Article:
Wednesday, March 14, 2018
Stephen Hawking dies at 76. What was he famous for?
While Hawking became “officially famous” with “A Brief History of Time,” among physicists he was more renowned for the singularity theorems. In his 1960s work together with Roger Penrose, Hawking proved that singularities form under quite general conditions in General Relativity, and they developed a mathematical framework to determine when these conditions are met.
Before Hawking and Penrose’s work, physicists had hoped that the singularities which appeared in certain solutions to General Relativity were mathematical curiosities of little relevance for physical reality. But the two showed that this was not so, that, to the very contrary, it’s hard to avoid singularities in General Relativity.
A somewhat lesser known step in Hawking's career is that already in 1971 he wrote one of the first papers on the analysis of gravitational wave signals. In this paper together with Gary Gibbons, the authors proposed a simple yet path-leading way to extract signals from the background noise.
Also Hawking’s – now famous – area theorem for black holes stemmed from this interest in gravitational waves, which is why the paper is titled “Gravitational Radiation from Colliding Black Holes.” This theorem shows that when two black hole horizons merge their total surface area can only increase. In that, the area of black hole horizons resembles the entropy of physical systems.
Only a few years later, in 1974, Hawking published a seminal paper in which he demonstrates that black holes give off thermal radiation, now referred to as “Hawking radiation.” This evaporation of black holes results in the black hole information loss paradox which is still unsolved today. Hawking’s work demonstrated clearly that the combination of General Relativity with the quantum field theories of the standard model spells trouble. Like the singularity theorems, it’s a result that doesn’t merely indicate, but prove that we need a theory of quantum gravity in order to consistently describe nature.
While the 1974 paper was predated by Bekenstein’s finding that black holes resemble thermodynamical systems, Hawking’s derivation was the starting point for countless later revelations. Thanks to it, physicists understand today that black holes are a melting pot for many different fields of physics – besides general relativity and quantum field theory, there is thermodynamics and statistical mechanics, and quantum information and quantum gravity. Let’s not forget astrophysics, and also mix in a good dose of philosophy. In 2017, “black hole physics” could be a subdiscipline in its own right – and maybe it should be. We owe much of this to Stephen Hawking.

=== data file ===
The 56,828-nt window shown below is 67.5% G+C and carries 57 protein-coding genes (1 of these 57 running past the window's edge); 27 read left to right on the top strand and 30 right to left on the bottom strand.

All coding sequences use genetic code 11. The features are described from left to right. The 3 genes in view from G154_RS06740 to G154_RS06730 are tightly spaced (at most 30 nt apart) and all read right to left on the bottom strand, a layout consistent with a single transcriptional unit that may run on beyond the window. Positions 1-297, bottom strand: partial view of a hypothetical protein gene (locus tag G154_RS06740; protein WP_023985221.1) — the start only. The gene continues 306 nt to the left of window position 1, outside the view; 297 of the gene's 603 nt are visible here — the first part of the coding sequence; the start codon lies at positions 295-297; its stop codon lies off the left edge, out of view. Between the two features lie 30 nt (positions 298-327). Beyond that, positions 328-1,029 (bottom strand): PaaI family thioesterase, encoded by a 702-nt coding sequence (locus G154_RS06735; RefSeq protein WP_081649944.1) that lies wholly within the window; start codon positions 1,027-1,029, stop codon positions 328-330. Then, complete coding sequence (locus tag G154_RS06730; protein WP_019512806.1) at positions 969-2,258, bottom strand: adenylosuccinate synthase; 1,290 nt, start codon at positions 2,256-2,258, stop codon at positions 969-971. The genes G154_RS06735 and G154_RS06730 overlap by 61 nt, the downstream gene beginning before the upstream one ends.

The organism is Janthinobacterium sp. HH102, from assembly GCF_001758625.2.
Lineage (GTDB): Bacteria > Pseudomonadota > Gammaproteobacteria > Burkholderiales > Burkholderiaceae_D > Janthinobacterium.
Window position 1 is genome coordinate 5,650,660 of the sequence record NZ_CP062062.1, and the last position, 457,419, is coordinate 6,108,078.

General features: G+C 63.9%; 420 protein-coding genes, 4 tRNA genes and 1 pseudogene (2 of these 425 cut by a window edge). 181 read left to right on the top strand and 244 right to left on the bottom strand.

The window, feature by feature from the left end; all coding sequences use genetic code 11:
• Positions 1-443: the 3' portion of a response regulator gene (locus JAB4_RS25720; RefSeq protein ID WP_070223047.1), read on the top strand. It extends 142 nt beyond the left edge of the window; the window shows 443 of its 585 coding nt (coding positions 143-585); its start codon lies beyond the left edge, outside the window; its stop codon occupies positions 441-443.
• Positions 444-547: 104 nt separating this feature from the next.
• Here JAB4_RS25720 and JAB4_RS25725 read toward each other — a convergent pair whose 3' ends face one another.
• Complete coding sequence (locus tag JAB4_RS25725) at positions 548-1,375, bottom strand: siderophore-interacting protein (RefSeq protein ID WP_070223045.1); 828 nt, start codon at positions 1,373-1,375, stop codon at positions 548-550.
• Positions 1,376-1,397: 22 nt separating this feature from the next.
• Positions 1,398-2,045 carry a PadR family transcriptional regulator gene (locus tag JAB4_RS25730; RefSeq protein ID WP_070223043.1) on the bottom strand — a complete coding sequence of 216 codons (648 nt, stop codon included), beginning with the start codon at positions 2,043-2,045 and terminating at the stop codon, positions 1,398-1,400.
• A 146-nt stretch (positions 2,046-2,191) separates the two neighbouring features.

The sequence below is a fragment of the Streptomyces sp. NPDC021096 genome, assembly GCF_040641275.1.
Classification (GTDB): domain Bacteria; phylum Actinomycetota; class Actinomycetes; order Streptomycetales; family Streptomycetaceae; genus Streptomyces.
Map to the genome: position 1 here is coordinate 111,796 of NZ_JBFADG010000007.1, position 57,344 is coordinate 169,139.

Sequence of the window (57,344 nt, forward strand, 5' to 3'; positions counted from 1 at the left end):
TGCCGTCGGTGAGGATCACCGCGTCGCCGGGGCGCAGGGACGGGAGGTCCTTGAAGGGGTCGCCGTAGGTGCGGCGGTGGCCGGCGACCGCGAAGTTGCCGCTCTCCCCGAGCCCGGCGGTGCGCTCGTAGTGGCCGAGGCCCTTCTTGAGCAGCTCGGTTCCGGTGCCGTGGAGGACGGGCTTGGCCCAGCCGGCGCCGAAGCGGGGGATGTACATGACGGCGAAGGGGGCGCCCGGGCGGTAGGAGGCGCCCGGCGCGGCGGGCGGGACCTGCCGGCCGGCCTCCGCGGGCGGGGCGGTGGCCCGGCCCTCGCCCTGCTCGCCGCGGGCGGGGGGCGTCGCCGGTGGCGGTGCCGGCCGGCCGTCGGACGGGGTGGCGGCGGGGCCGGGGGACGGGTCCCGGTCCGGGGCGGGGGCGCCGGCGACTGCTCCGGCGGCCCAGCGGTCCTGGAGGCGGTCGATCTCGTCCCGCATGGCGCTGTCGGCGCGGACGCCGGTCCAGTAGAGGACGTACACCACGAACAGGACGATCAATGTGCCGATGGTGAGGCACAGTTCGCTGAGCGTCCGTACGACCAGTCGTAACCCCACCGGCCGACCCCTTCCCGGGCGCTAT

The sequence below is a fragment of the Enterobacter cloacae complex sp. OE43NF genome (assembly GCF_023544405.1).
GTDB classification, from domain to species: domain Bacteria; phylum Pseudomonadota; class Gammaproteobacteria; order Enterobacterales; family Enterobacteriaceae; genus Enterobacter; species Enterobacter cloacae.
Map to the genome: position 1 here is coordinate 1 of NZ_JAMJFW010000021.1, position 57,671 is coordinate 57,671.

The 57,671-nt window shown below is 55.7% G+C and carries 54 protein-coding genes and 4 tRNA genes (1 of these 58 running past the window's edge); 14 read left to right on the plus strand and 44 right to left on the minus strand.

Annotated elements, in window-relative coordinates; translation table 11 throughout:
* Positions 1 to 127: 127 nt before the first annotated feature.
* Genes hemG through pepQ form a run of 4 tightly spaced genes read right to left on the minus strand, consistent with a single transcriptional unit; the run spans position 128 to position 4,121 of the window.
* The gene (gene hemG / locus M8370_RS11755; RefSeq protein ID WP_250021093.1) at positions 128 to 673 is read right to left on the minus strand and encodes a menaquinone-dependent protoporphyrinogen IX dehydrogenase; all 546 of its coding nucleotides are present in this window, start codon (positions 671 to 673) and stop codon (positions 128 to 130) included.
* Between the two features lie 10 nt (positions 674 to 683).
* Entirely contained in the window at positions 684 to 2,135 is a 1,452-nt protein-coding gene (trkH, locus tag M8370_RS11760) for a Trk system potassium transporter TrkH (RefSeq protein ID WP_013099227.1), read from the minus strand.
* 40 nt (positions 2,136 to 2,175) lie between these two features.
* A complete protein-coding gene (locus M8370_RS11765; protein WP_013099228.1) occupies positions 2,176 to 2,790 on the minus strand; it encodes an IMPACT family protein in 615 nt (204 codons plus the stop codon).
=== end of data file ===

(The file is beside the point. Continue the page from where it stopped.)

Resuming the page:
In the 1980s, Hawking worked with Jim Hartle on the no-boundary proposal according to which our universe started in a time-less state. It’s an appealing idea whose time hasn’t yet come, but I believe this might change within the next decade or so.
After this, Hawking tried several times to solve the riddle of black hole information loss that he posed himself, alas, unsuccessfully. It seems that the paradox he helped create finally outlived him.
Besides his scientific work, Hawking has been a master of science communication. In 1988, “A Brief History of Time” was a daring book about abstract ideas in a fringe area of theoretical physics. Hawking, to everybody’s surprise, proved that the public has an interest in esoteric problems like what happens if you fall into a black hole, what happed at the Big Bang, or whether god had any choice when he created the laws of nature.
Since 1988, the popular science landscape has changed dramatically. There are more books about theoretical physics than ever before and they are more widely read than ever before. I believe that Stephen Hawking played a big role in encouraging other scientists to write about their own research for the public. It certainly was an inspiration for me.
Good bye, Stephen, and thank you.